The study design called for two interventions. The AMI was a face to face 30 minutes to one hour long intervention with participants, tailored to their intervention needs as determined by their scores below an established cutoff point on each of the study mediators. The Oral Health Fair / Campaign was a three session oral health fair, conducted in each building in collaboration with residents who formed a building based steering committee of people who were not eligible for participation in the project but wanted to contribute. The interventions are described in detail below.
Adapted Motivational Interview
In preparation for a session, the interventionist custom-constructs a focal point checklists based on results from the participant’s baseline survey and clinical assessment. The clinical assessment shows the amount of plaque on a participant’s teeth. The survey provides information on 12 areas or ‘domains’ that focus on Activities for Daily Living (ADLs), incorrect beliefs, gaps in knowledge, gaps in self efficacy and limitations in intentions to practice and gaps in reported skills and specific oral hygiene practices. A computer program identifies where participants score below a predesignated cutoff point and transfers it to a standardized computer form that is used by the interventionist to guide the approach for each participant. A summary of this data outlining the participant’s cognitive and behavioral status pre-intervention is developed using standardized forms in english and spanish. The summary is used to conduct the intervention on areas where the participant scores fall below pre-established cutoff points on each of the 12 domains in the survey.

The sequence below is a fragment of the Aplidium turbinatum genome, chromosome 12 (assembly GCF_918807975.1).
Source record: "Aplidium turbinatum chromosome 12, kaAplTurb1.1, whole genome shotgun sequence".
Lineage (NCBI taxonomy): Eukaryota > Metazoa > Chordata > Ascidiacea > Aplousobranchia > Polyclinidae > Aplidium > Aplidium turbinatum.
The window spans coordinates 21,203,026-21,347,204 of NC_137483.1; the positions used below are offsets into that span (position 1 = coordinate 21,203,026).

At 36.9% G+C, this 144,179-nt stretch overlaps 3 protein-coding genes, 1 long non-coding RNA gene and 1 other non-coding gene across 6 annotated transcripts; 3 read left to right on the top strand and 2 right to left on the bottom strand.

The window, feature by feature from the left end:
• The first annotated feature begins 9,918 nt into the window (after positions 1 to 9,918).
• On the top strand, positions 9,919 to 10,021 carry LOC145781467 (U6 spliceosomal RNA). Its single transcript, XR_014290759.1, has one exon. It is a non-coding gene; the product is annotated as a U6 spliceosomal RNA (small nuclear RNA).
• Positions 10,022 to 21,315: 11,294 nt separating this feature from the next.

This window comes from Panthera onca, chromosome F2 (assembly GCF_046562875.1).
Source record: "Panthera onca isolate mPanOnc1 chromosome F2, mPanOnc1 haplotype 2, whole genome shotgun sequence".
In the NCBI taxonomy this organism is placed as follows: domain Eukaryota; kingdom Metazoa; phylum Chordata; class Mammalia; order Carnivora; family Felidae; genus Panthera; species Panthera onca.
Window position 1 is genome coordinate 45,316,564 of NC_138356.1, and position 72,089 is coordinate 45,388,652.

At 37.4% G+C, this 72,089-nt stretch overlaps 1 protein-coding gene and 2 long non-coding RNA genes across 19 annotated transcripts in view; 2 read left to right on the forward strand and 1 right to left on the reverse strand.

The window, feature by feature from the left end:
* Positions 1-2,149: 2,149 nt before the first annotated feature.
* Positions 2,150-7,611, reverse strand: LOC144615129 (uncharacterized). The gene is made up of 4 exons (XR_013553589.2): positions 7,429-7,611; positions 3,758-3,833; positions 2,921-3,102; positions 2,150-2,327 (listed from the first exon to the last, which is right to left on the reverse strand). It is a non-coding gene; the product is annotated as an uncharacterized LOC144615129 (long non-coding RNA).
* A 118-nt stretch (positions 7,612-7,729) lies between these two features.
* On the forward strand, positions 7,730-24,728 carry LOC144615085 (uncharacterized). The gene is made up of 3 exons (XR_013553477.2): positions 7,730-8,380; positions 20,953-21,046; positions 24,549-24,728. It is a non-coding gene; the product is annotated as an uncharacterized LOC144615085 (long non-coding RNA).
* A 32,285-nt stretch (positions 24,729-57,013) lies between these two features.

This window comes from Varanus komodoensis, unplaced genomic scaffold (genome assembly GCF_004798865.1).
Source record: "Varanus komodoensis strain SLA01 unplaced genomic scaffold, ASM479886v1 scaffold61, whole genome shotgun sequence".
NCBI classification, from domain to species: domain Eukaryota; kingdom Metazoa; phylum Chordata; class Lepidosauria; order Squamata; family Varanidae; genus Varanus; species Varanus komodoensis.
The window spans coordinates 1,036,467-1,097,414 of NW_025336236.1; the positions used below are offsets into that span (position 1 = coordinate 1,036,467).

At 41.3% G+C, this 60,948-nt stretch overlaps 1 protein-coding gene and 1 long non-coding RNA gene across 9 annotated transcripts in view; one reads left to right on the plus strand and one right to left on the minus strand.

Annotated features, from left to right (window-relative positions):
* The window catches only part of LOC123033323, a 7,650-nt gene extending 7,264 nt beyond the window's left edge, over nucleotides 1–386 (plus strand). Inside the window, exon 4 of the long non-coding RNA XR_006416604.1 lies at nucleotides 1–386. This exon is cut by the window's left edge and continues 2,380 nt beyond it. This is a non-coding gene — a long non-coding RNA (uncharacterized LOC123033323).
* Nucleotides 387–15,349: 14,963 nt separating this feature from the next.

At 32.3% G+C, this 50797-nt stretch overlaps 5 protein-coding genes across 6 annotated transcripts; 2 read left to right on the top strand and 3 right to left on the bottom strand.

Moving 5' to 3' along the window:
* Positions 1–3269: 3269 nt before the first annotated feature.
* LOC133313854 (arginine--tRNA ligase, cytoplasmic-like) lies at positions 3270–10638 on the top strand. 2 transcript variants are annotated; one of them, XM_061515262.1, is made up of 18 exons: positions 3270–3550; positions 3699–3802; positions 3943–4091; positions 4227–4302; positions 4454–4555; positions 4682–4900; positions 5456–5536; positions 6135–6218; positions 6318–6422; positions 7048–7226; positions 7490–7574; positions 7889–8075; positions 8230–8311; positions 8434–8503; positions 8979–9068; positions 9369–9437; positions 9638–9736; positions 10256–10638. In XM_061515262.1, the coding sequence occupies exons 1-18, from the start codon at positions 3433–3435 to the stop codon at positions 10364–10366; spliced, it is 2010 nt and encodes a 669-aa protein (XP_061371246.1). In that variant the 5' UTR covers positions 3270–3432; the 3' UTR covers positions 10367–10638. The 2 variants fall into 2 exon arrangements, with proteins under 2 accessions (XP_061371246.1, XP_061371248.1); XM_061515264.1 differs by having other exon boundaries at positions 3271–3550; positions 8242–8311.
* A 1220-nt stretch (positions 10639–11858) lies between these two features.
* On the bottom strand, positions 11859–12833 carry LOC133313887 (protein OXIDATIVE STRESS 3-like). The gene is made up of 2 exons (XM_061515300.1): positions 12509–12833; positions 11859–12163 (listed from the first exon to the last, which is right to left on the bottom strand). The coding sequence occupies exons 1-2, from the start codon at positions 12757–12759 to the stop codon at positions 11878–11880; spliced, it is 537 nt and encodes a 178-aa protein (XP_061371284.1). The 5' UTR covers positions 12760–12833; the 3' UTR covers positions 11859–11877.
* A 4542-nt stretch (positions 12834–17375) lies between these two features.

AMI-PM Session Outline
During each AMI-PM session, the interventionist:
- Re-confirms that the participant has agreed to have the session recorded for quality checking.
- Discusses with the participant the importance of taking care of teeth, mouth, gums in keeping one well and healthy, as well as any concerns that the participant may have regarding his/her own oral health.
- Explains that their just-completed survey identified areas the need attention to improve their oral health and shows the focal point worksheet which outlines these areas. Click here to view the focal point worksheet.
- Reviews each of the focal points (the domains scoring below the cutoff point on the survey results) on the checklist. The interventionist should probe for reasons that the participant has certain concerns, fears etc.